Special Topic: Supporting Young Children Through a School Tragedy
Schools represent a safe place for young children. A tragedy within any one of our schools can have a far-reaching effect on all of them, and on all of our children. The impact upon young children can be particularly profound. Young children may respond in a variety of ways such as, withdrawal or clinginess, tantrums, crying, changes in sleep or appetite, and regression. They may startle more easily, and may have increased worries or fears. They may ask repeated questions about the event and act it out through play. Young children may wonder if this can happen to them. Their concrete thinking may cause them to make some connections to the event that is not logical. It is important to gauge their understanding and make gentle corrections as needed.
It is essential to respond during the aftermath of a tragedy in ways that help children feel safe. It is important for teachers to remember that they already posses the skills to do this and to support children through difficult times. Many of the things they provide each day, such as routines, familiarity and emotional connections, keep children feeling safe. How families and caregivers themselves react to traumatic events and their response to the needs of children in their care will directly impact a child’s social emotional wellbeing. Therefore it is critical that caregivers first address their own responses to crisis and stress. They can do this by identifying their own support system, find the things that make them feel safe and focus on the positive, such as the many helpers in the community.
- Maintain daily routines, rules and expectations. Knowing what will happen next gives children a feeling of security and a sense that things can move towards what is normal.
- Be sure to notify children ahead of time of any changes to their day. Explain what these will be and why.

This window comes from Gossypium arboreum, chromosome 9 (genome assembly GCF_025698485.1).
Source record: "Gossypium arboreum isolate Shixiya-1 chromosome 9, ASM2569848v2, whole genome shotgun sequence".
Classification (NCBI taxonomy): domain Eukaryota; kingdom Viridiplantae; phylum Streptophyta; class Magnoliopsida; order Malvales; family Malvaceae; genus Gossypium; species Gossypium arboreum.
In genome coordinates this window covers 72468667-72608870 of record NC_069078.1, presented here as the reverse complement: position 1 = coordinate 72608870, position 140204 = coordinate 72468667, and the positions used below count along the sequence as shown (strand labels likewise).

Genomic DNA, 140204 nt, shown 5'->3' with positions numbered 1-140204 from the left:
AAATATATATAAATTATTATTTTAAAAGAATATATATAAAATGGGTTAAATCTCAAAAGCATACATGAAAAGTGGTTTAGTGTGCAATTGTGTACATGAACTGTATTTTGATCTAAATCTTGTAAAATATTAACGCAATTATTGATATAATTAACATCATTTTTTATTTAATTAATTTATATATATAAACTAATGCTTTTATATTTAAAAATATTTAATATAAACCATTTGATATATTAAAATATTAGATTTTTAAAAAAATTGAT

- Engage children in activities that will give them the needed distraction from the stressful events around them.
- Help children build on their strengths. Help them use coping skills they have learned in the past to help them get through this.
- Give children more opportunities for age appropriate control such as providing them with more choices. Provide them with opportunities to be helpers, such as helping in the classroom with clean up or a hurt peer or helping a community in need by letters, pictures, collections for needed items, etc.
- Reassure children often that they are safe. Share the types of things within the classroom and school that keep them safe, such as classroom rules, door locks, and fire drills. Remind them about the adults in their lives that keep them safe, such as parents, teachers, police, etc.
- Listen to children and allow them to express their anxieties and fears. Validate their feelings. Understand children will need to express themselves many times. Children may have a need to talk about the event. Monitor these conversations and answer any questions giving brief answers that are factual and reassure children they are safe. Gently correct any misinformation.
- When discussing the events with younger children, the amount of information shared should be limited to some basic facts. Use words familiar to them. Do not go into specific details about the event. Let parents know what has been discussed.
- Watch for anything in the environment that might trigger a child around the recent tragedy and cause the child distress. Talk children through this providing additional comfort, e.g., This is only a fire drill; we will walk to… You can hold my hand...
- Avoid adult conversation or media exposure about the tragic event while with young children.
- While some reactions and behaviors are to be expected, these should lessen over time through adult support and reassurance. Stay in close communication with families sharing any concerns. Depending on the severity or duration of the child’s distress consider referring the family to professionals.
- A Terrible Thing Happened by Margaret M. Holmes
- The Cove Center for Grieving Children
- The Scared Child: Helping Kids Overcome Traumatic Events by John Wiley. New York, New York.